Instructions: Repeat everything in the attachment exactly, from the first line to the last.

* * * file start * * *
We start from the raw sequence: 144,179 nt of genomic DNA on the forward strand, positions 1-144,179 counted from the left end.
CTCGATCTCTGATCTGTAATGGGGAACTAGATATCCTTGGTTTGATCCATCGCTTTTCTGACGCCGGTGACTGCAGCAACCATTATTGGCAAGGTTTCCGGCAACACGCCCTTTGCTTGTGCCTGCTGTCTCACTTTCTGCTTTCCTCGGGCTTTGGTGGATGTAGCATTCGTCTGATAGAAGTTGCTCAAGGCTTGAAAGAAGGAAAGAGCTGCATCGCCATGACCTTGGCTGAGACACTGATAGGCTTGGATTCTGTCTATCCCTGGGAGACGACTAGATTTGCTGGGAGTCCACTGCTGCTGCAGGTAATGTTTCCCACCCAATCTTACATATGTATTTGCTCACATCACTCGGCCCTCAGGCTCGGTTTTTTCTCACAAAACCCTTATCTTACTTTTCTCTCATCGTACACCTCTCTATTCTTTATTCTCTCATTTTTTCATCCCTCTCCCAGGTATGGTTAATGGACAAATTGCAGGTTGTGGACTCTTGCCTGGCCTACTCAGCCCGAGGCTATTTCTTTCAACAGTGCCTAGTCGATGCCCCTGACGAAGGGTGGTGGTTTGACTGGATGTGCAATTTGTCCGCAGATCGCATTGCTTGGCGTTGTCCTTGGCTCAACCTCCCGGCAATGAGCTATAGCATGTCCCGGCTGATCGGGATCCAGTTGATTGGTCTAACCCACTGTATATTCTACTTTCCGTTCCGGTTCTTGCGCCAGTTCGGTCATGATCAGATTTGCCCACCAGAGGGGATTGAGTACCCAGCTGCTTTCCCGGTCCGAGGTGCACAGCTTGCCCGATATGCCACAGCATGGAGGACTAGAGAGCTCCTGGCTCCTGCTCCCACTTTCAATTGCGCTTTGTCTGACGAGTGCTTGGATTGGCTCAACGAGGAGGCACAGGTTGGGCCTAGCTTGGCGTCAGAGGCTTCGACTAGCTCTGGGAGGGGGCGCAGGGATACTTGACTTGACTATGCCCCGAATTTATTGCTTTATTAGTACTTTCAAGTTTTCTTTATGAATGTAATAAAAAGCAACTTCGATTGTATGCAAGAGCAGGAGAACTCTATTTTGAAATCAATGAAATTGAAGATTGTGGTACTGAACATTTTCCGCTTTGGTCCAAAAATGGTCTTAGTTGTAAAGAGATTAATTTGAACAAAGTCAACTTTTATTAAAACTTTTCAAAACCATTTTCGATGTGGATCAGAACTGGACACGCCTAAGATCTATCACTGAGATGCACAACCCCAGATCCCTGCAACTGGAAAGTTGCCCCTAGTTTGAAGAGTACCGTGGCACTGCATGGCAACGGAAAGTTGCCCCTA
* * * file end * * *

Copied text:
We start from the raw sequence: 144,179 nt of genomic DNA on the forward strand, positions 1-144,179 counted from the left end.
CTCGATCTCTGATCTGTAATGGGGAACTAGATATCCTTGGTTTGATCCATCGCTTTTCTGACGCCGGTGACTGCAGCAACCATTATTGGCAAGGTTTCCGGCAACACGCCCTTTGCTTGTGCCTGCTGTCTCACTTTCTGCTTTCCTCGGGCTTTGGTGGATGTAGCATTCGTCTGATAGAAGTTGCTCAAGGCTTGAAAGAAGGAAAGAGCTGCATCGCCATGACCTTGGCTGAGACACTGATAGGCTTGGATTCTGTCTATCCCTGGGAGACGACTAGATTTGCTGGGAGTCCACTGCTGCTGCAGGTAATGTTTCCCACCCAATCTTACATATGTATTTGCTCACATCACTCGGCCCTCAGGCTCGGTTTTTTCTCACAAAACCCTTATCTTACTTTTCTCTCATCGTACACCTCTCTATTCTTTATTCTCTCATTTTTTCATCCCTCTCCCAGGTATGGTTAATGGACAAATTGCAGGTTGTGGACTCTTGCCTGGCCTACTCAGCCCGAGGCTATTTCTTTCAACAGTGCCTAGTCGATGCCCCTGACGAAGGGTGGTGGTTTGACTGGATGTGCAATTTGTCCGCAGATCGCATTGCTTGGCGTTGTCCTTGGCTCAACCTCCCGGCAATGAGCTATAGCATGTCCCGGCTGATCGGGATCCAGTTGATTGGTCTAACCCACTGTATATTCTACTTTCCGTTCCGGTTCTTGCGCCAGTTCGGTCATGATCAGATTTGCCCACCAGAGGGGATTGAGTACCCAGCTGCTTTCCCGGTCCGAGGTGCACAGCTTGCCCGATATGCCACAGCATGGAGGACTAGAGAGCTCCTGGCTCCTGCTCCCACTTTCAATTGCGCTTTGTCTGACGAGTGCTTGGATTGGCTCAACGAGGAGGCACAGGTTGGGCCTAGCTTGGCGTCAGAGGCTTCGACTAGCTCTGGGAGGGGGCGCAGGGATACTTGACTTGACTATGCCCCGAATTTATTGCTTTATTAGTACTTTCAAGTTTTCTTTATGAATGTAATAAAAAGCAACTTCGATTGTATGCAAGAGCAGGAGAACTCTATTTTGAAATCAATGAAATTGAAGATTGTGGTACTGAACATTTTCCGCTTTGGTCCAAAAATGGTCTTAGTTGTAAAGAGATTAATTTGAACAAAGTCAACTTTTATTAAAACTTTTCAAAACCATTTTCGATGTGGATCAGAACTGGACACGCCTAAGATCTATCACTGAGATGCACAACCCCAGATCCCTGCAACTGGAAAGTTGCCCCTAGTTTGAAGAGTACCGTGGCACTGCATGGCAACGGAAAGTTGCCCCTA